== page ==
Transcribed from A Standard History of Kansas and Kansans, written and compiled by William E. Connelley, Secretary of the Kansas State Historical Society, Topeka. [Revised ed.] Chicago: Lewis Publishing Co., 1919, c1918. 5 v. (xlviii, 2530 p., [155] leaves of plates): ill., maps (some fold.), ports.; 27 cm.


Jouett Shouse

HON. JOUETT SHOUSE. The big Seventh District has had some big and forceful men as representatives in Congress, but none whose personality fills a bigger perspective both at home and at Washington than Mr. Shouse. The congressman is young—he registered under the last draft act, which he helped to pass—but few men of his age or older have had more experience and actual contact with men and affairs. Life is familiar to him from the standpoint of a poor minister's son, a newspaper reporter and editor, a manager of public utilities, and, since coming to Kansas, as director of many extensive financial and property interests in and around his home town of Kinsley, all of which constitutes some particular and general qualification for service in a national administration than which there has never been one more momentous or requiring men of larger calibre of efficiency and broader range of vision and ideals.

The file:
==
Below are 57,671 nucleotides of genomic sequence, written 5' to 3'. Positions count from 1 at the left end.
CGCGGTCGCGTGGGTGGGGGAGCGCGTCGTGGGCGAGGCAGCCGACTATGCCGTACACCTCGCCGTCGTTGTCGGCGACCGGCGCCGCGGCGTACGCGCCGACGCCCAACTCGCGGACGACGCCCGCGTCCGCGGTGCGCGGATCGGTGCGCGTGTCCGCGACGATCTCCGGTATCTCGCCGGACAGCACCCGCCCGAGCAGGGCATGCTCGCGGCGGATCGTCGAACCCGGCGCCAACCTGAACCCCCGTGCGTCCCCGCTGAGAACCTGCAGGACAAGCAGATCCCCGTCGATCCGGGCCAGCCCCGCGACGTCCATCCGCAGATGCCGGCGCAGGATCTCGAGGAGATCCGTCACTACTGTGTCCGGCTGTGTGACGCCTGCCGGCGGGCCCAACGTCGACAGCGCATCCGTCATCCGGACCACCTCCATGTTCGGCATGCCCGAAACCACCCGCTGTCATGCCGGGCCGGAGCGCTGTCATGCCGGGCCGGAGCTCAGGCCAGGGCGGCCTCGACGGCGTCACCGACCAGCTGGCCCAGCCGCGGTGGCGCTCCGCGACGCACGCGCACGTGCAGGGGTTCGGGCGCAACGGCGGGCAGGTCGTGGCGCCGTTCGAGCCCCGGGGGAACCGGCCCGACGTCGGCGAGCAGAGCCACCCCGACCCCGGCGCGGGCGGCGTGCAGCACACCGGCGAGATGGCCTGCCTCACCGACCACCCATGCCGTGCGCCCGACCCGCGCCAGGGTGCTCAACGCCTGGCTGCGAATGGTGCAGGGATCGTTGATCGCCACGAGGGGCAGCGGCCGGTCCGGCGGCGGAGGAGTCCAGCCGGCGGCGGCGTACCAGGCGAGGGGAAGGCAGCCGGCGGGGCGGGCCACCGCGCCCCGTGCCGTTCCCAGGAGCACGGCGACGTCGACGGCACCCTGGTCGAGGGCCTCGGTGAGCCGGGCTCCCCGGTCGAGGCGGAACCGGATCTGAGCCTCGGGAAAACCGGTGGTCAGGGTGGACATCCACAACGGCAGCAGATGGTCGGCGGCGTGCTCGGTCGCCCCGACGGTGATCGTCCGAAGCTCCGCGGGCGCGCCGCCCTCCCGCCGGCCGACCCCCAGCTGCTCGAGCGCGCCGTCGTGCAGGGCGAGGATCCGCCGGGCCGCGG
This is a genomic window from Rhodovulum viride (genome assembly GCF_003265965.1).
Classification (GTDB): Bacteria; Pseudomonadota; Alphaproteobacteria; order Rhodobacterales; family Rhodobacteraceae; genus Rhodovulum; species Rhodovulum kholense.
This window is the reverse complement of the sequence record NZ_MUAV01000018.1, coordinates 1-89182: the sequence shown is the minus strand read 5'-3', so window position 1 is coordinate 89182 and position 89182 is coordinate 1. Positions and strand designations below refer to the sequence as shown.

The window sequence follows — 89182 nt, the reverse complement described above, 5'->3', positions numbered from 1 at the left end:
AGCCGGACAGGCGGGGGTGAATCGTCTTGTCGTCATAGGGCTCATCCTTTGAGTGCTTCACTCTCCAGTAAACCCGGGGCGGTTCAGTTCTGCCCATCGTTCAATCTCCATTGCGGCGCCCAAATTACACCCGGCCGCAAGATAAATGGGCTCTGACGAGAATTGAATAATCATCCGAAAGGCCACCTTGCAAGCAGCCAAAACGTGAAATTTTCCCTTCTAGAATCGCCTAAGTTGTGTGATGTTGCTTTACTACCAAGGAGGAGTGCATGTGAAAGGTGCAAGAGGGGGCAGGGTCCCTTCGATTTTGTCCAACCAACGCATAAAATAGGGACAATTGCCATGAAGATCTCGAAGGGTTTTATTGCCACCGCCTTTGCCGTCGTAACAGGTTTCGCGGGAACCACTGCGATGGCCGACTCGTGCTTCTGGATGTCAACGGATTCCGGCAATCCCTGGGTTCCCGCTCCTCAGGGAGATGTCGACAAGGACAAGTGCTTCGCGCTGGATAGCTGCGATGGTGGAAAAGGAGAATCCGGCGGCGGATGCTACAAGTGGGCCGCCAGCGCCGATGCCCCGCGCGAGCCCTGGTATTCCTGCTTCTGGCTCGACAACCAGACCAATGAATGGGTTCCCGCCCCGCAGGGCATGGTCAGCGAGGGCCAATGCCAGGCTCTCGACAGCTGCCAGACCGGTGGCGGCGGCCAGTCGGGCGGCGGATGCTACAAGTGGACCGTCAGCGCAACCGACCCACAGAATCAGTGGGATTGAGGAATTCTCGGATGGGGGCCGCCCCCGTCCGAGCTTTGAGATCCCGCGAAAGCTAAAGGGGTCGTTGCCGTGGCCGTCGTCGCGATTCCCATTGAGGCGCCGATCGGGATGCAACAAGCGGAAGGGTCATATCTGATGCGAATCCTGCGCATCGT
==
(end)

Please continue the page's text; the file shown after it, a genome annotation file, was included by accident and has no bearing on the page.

Jouett Shouse was born in Woodford County, Kentucky, December 10, 1879, son of John Samuel and Anna (Armstrong) Shouse. His grandfather, William Shouse, was a native of Pennsylvania and when a child his father took him to Kentucky. In Woodford County he developed extensive interests as a planter and hemp grower, and through that industry achieved wealth, and was also a man of personal prominence in that section of the state. His second wife was Caroline Wells, and she was the mother of Rev. John Samuel Shouse.